The current impasse has the appearance of a mutual deadlock situation, where the supplier and the consumer remain immobile while they wait for the other party to make a move. The longer term problem with such a situation is that after spending some years in one of these pre-deployment stasis situations the technology itself stands the risk of being labelled as a commercial failure, irrespective of its actual merits or potential utility in the future.

I suspect that DNSSEC sits in this form of stasis right now. It’s not a problem looking for a solution. It is indeed a reasonable solution for a known problem (well, I’m not completely sure about NSEC3 when making this claim, but the rest of DNSSEC looks logically consistent to me!), and can make other problems easier to address as a beneficial side-effect. The situation with DNSSEC appears to be one of making this particular solution easy, simple, cheap and useful to deploy, and easy, simple, cheap and valuable to use.

The true leverage of DNSSEC is perhaps only realized in retrospect – if we get to the position where all servers and all resolvers are using this technology, then the value of DNSSEC in protecting the integrity of the DNS in an efficient manner would probably be clearly evident to all. But getting from here to there appears to involve a path of incremental steps that I’m not sure that either the DNS “producer” or DNS “consumer” is really willing to follow right now. How to identify natural incentives for more DNS “producers” and DNS “consumers” to go through the same exercise of zone signing and response validation appears to be an important near-term goal in the path to DNSSEC deployment.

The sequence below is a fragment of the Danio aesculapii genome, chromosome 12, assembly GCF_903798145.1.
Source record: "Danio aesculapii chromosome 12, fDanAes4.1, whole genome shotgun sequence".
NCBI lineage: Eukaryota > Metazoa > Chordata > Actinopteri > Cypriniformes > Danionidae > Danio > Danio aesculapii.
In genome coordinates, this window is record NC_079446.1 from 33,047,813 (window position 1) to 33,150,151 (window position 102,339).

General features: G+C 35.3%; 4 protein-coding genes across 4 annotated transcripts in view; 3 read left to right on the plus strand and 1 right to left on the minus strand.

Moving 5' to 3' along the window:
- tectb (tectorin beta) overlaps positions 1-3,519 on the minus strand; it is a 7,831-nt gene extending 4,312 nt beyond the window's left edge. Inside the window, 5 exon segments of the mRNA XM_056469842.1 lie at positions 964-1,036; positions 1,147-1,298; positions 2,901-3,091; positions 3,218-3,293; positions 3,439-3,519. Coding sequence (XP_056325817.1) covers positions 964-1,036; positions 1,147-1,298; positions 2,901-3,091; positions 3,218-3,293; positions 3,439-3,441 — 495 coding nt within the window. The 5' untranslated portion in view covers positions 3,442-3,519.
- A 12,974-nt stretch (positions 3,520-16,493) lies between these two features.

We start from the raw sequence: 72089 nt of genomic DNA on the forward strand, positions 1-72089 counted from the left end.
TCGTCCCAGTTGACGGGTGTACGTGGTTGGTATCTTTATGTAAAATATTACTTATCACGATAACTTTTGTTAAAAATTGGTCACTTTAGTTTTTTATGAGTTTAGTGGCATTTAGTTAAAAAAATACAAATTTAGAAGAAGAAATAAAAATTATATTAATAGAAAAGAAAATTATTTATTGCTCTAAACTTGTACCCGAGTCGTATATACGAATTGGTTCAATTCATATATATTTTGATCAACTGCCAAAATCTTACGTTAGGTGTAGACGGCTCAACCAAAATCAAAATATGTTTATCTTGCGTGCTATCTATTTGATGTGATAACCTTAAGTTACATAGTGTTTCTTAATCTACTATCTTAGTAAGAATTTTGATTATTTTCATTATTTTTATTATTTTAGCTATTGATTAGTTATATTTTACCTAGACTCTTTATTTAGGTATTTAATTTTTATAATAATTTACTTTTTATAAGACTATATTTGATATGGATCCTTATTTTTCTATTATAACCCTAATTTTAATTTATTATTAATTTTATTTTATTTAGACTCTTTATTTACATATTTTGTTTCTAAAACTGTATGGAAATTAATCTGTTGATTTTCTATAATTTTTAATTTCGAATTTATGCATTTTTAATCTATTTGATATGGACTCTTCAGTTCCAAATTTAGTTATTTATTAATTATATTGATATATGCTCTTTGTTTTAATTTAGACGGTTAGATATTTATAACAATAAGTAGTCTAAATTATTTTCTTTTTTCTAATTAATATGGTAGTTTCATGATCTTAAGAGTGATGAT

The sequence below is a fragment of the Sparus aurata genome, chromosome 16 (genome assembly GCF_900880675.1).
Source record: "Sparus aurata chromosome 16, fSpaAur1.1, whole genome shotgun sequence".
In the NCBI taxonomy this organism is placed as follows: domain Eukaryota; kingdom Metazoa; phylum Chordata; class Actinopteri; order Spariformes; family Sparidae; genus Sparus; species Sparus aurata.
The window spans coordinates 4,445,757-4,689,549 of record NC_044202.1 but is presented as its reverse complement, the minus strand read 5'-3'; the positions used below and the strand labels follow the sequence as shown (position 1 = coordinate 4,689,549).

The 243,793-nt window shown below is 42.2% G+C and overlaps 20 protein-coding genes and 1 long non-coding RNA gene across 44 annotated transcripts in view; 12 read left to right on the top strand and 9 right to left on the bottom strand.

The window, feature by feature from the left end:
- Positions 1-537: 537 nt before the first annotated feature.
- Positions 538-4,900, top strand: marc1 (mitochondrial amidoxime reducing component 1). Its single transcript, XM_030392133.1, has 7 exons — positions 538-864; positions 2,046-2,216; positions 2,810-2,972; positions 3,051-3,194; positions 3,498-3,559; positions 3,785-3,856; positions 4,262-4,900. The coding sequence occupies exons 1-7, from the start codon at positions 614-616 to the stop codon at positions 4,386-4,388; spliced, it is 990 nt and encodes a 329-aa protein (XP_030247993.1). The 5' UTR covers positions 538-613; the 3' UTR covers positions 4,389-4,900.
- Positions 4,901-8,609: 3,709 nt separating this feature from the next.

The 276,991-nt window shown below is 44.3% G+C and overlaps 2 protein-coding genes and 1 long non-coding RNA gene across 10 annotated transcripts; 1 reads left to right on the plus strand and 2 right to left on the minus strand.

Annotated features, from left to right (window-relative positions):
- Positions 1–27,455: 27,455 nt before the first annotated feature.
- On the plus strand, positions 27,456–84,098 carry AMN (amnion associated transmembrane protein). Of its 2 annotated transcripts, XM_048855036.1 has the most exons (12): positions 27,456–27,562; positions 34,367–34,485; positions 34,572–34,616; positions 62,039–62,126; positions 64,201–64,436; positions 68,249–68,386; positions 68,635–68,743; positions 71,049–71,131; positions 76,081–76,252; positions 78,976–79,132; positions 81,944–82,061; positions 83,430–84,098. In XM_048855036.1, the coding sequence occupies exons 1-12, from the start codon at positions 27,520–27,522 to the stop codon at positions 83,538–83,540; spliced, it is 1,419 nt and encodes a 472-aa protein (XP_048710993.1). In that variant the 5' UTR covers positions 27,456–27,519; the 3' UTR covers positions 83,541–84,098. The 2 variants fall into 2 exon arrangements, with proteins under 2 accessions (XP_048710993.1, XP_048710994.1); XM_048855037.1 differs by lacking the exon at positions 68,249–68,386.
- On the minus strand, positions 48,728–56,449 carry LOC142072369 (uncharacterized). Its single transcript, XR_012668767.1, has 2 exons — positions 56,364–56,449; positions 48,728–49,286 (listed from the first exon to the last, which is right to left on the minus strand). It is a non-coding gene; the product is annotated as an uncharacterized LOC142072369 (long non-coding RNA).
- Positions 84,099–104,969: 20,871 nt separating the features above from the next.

Personally I would be pleased to see DNSSEC head off into widespread, indeed ubiquitous, deployment – the Internet would be all the better if this were to happen. But I’m still not sure that I can see a clear path from where we are today to where DNSSEC needs to be in terms of deployment. We’ll see.

Further Reading:



The above views do not necessarily represent the views of the Asia Pacific Network Information Centre, nor those of the Internet Society.

About the Author

GEOFF HUSTON holds a B.Sc. and a M.Sc. from the Australian National University. He has been closely involved with the development of the Internet for many years, particularly within Australia, where he was responsible for the initial build of the Internet within the Australian academic and research sector. He is author of a number of Internet-related books, and is currently the Chief Scientist at APNIC, the Regional Internet Registry serving the Asia Pacific region. He was a member of the Internet Architecture Board from 1999 until 2005, and served on the Board of the Internet Society from 1992 until 2001.